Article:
help out with many of these initiations and degree days.

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The reconstituted Prosperity Lodge No. 301 of Wenatchee, WA. Props to our Grand Master, Deputy Grand Master, Grand Warden, and Grand Marshall for taking the time to put on the degrees.

Another thing I’m proud of is assisting some of the lodges in our
jurisdiction that were rebuilding after having some serious challenges.
I was fortunate to have followed two Grand Masters who laid a lot of
groundwork for success in the jurisdiction.  I was able to continue with
their work and help out those lodges.  Now both lodges are strong and
growing and doing excellent work.  Both of my predecessors put a lot of
work into assisting those lodges and helping them get back to a position
to thrive and I’m very proud of the work I’ve done to help that process

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Made an official visitation to South Tacoma Lodge No. 211. and got to participate in conferring the Second and Third degrees.

The other major part of the job of Grand Master is to provide
inspiration and direction for our jurisdiction.  I tried to write
columns for our jurisdictional newspaper that offered a sense of
direction and hope for Odd Fellowship.  I’ve seen some wonderful things
during the years I was going through the chairs of the Grand Lodge.  I
truly believe that Odd Fellowship has turned a corner and is going to
start building again as more and more people rediscover the wonderful
feeling of belonging to a lodge.  I always tried to reinforce that sense
of optimism with any message I sent out on behalf of the Grand Lodge.  I
hope that I provided a sense of optimism about the future and some
inspiration to act on that hope and bring about a better future for Odd

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A visit to my home lodge, Ballard-Alki No. 170. It was in this lodge that I was first restored to light and liberty as an Odd Fellow. Now I return as their Grand Master.

One of the enjoyable side benefits of this job was visiting the Grand
Sessions of other jurisdictions.  Over the years that I’ve been going
through the chairs of my own jurisdiction I’ve made some great friends
in Oregon, Idaho, Montana, and British Columbia.  I always have a sense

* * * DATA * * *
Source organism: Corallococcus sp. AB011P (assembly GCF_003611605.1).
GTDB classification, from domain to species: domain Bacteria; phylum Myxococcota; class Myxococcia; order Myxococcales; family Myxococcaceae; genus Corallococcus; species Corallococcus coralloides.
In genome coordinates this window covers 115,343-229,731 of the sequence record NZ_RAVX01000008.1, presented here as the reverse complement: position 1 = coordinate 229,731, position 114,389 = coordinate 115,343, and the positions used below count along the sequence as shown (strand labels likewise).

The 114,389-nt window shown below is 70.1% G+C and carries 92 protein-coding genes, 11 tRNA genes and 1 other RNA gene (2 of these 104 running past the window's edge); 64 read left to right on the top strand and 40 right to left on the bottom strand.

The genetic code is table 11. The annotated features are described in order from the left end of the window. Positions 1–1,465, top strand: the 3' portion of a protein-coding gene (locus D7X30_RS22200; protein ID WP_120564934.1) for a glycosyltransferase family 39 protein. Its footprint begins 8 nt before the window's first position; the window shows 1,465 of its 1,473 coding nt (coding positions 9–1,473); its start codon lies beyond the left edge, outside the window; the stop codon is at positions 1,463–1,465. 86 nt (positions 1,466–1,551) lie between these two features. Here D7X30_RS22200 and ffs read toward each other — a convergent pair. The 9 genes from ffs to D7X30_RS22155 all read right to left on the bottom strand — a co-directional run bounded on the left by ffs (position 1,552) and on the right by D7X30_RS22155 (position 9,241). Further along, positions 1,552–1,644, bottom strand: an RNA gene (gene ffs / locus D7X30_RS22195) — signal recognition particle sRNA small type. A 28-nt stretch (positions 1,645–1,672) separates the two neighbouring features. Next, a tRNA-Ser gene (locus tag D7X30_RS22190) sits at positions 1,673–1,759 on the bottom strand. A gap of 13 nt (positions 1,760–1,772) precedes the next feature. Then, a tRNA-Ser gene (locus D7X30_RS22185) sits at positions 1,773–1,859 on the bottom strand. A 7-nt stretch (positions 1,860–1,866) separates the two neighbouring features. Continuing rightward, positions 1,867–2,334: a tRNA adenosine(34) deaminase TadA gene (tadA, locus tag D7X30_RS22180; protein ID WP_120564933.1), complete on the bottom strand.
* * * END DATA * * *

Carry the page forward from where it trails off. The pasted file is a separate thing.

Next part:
of pride when I represent my Grand Lodge in any of those other places.
I came to appreciate my own jurisdiction in new ways watching the
challenges and advantages at other sessions.  I also got to learn a lot
as I observed other Grand Masters conduct business.  Each jurisdiction
has its own unique personalities, challenges, and advantages.  I always
appreciated the professionalism and courtesy of my fellow Grand Masters
in the discharge of their duties.  Most of all, I really appreciated
being welcomed in the true spirit of friendship at every session I
visited.  I may have shown up unknown but I always left as a friend.

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The Four Grand Masters: Glen Schultz, Idaho; E.V. Smith, Oregon; Toby Hanson, Washington; Bill Murphy, British Columbia.

One of the surprises I found during my travels was that all of our
lodges were very different from one another.  For the most part that’s a
positive because it means each lodge is adapting to its own community
and doing things that are meaningful in those communities.  However,
that also meant that some lodges had drifted away from mainstream Odd
Fellowship.  Many lodges had become so expeditious in their business
that they weren’t conducting proper initiations of candidates for
membership or were not wearing proper regalia or doing full ritualistic
openings and closings.  I hate to see lodges that aren’t doing their
best with our rich heritage of ritualistic work.  It’s an important part
of the legacy and meaning of Odd Fellowship.  Every time I found one of
those lodges that wasn’t doing its best work, I took that as an
opportunity to teach the lodges and give them the chance to learn about
why those things are important.

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Visited Golden Rule Lodge No. 207. They had thirty-four members present, voted on three more, and read an application for a fourth. Lodges can be successful even in small towns if they are active and interesting. Also, big props to PGM Kelly who did a lot of work helping this lodge last year. I get to enjoy the benefits of his hard work.

Now that my term is completed I have entered into the community of Past
Grand Masters.  I look forward to doing as much as I can to help my
jurisdiction and my local lodge.  I’ve already been able to get new
t-shirts made for my lodge so we can proudly identify ourselves as Odd
Fellows wherever we go.  I hope that as a Past Grand Master I can find
ways to use my talents to keep building Odd Fellowship.  I came into the
job with some big ideas and, now, having completed it, I feel like I’ve
left it with some equally big ideas and accomplishments.  My greatest
hope is that my time as Grand Master will have strengthened my
jurisdiction and prepared it for a future of growth.

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Our new lodge t-shirts are ready! Shout out to Bro. Ainslie @vintagekarma for his awesome design.